Luke Tscharke
Luke Tscharke
Travel Tip

Exploring Freycinet in Winter

Luke Tscharke
Crackling wood fires, flights of Tasmanian whisky and enough Tassie pinot to get you through winter - Australian landscape photographer Luke Tscharke ticks off a bucket list winter road trip around Tasmania’s Freycinet Peninsula.

Tasmania might not be the first place you would think of for a coastal trip, but after our recent adventures there I would say you might want to bump it up your list.

We planned a road trip around a few of Tasmania’s highlights, of which the Freycinet Peninsula is definitely one. The Freycinet Peninsula is mostly national park, barricaded off from the rest of Tasmania by The Hazards – a row of striking, tall pink granite domes that seem to change colour depending on the time of day.

sun setting on colourful rocks at Coles Bay east Coast Tasmania
Luke Tscharke
Orange and red rocks at sunset

Our first evening in the area was spent at Freycinet Lodge. The lodge sits tucked into a secluded bay on the approach into the Freycinet National Park. It’s a bright airy building with lofty ceilings and a fireplace near the bar and dining area downstairs. The restaurant overlooks the bay where a jetty juts out into the crisp, cool water with The Hazards sitting just to the left. We were even treated to sunset and a fairy penguin gliding around in the bay below as we sipped our wine before enjoying a fantastic dinner.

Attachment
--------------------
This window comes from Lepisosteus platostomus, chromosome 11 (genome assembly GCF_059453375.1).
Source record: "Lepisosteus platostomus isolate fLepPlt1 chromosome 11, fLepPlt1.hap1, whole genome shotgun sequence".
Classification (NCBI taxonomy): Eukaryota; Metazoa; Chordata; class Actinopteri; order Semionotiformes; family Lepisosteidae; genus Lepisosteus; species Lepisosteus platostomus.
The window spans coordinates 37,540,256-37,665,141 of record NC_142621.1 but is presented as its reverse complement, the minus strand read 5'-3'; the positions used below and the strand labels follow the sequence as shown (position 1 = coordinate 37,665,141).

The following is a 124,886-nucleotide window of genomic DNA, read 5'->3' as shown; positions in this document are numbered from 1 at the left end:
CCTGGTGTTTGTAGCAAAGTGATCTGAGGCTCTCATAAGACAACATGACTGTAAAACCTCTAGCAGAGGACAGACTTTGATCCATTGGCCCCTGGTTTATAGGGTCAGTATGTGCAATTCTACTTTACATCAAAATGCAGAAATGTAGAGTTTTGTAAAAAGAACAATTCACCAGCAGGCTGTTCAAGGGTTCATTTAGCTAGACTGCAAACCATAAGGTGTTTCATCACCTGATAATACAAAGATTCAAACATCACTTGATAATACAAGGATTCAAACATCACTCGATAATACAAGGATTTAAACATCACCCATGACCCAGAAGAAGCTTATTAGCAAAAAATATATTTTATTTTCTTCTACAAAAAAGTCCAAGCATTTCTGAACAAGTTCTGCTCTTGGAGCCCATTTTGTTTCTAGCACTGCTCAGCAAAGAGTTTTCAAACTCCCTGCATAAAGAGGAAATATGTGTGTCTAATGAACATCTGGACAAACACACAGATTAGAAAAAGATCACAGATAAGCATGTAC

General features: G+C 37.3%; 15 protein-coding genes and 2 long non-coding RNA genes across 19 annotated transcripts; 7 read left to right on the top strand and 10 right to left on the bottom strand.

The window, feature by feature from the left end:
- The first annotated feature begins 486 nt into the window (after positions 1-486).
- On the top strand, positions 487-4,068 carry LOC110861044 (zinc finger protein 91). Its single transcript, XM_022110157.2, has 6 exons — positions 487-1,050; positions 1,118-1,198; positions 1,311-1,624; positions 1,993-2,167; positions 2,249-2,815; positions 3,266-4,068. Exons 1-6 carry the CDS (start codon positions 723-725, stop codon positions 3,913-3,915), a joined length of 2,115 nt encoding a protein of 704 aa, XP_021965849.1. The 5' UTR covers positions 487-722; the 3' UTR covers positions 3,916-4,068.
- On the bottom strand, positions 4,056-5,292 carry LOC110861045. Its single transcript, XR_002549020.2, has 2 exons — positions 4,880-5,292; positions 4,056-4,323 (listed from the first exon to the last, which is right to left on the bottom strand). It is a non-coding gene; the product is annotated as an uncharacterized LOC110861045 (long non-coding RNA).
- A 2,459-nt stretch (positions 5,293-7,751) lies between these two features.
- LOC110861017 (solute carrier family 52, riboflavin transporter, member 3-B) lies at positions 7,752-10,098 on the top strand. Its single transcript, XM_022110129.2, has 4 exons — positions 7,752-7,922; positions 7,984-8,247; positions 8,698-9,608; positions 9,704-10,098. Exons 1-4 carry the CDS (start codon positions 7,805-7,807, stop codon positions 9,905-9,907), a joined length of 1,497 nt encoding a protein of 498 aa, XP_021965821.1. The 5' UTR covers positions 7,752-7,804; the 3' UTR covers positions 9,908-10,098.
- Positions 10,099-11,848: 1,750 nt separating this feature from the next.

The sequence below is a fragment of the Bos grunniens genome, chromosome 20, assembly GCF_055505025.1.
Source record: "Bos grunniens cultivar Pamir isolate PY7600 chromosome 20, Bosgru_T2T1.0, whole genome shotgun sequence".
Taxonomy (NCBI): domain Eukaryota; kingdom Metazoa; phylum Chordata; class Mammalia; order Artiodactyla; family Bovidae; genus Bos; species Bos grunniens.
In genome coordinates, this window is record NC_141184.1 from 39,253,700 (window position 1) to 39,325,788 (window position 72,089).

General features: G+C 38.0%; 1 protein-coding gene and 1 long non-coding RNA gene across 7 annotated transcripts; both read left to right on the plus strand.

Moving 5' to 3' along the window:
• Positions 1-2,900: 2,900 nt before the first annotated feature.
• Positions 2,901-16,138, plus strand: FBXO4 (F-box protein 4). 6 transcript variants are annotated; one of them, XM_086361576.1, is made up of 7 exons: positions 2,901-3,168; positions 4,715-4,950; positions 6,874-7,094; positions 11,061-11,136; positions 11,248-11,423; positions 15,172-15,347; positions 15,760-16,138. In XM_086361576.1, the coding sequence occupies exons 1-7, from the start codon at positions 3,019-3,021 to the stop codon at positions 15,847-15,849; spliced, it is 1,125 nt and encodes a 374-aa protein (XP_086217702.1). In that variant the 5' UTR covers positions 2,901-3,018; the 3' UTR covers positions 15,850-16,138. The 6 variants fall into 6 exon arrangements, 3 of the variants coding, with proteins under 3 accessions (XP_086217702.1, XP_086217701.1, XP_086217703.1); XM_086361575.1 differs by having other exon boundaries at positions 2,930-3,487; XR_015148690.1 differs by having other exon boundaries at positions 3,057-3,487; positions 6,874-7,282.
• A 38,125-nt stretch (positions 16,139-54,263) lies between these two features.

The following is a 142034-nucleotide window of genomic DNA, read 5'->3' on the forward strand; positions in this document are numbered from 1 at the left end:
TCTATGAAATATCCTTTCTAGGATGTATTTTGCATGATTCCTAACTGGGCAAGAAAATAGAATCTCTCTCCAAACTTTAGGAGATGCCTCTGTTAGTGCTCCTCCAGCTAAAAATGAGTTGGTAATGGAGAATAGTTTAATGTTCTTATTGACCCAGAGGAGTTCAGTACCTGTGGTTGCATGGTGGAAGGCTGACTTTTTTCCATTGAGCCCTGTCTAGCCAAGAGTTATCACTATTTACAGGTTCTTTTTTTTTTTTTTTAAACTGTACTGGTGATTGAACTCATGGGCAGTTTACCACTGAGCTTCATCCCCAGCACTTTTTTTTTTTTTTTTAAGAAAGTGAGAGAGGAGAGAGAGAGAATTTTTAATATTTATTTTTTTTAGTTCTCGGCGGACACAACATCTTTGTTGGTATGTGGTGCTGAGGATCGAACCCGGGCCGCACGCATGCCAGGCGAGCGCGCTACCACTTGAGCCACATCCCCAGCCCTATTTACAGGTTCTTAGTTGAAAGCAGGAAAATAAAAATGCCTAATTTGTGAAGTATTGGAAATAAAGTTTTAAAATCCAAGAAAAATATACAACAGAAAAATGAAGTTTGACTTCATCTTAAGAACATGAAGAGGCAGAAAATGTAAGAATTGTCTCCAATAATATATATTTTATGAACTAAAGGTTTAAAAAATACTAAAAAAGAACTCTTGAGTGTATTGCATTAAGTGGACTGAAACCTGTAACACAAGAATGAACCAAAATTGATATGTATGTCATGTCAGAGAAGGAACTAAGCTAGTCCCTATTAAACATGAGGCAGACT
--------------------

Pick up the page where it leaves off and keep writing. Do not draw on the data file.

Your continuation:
Early one morning we went up in the air for a scenic flight with Freycinet Air. The view quite literally took my breath away. We circled the peninsula and over the perfect crescent of Wineglass Bay, guarded by The Hazards mountain range.

That afternoon we investigated nearby Friendly Beaches. We found long stretches of white sand, sparkling turquoise water and what feels like untouched bushland. We stopped off at the Freycinet Marine Farm on the way back to town. Much to my delight we found oysters Kilpatrick or natural, chili mussels or scallops and an enjoyable glass of Tasmanian pinot.

Water flowing over rocks coles bay east coast Tasmania
Luke Tscharke
The Hazards, Freycinet National Park

A highlight of the trip was a walk into Sleepy Bay to photograph the sunrise, where we found secret coves and climbed over boulders to explore what the view was like just around that next corner. After Sleepy Bay we tackled the walk to Wineglass Bay, and walked that perfect white sandy curve we saw earlier from the air. We walked the length of the beach to make sure we explored every bit of it. It was quite a way to round off an unforgettable Freycinet trip.

Aside from walking and scenic flights you can warm yourself by the fireplace at Freycinet Lodge over a whisky tasting where you’ll be guided through some top notch Tassie drops. There’s rich Tassie pinots hiding behind the bar if vino is more your style.

If you look out to the Southern Ocean you might spot a migrating Southern Right, Humpback or Pilot whale (and if you’re very lucky maybe a Minky) or if you want a closer view hop on a cruise to seek them out. The wildlife is always more adventurous in winter when there are fewer people around.

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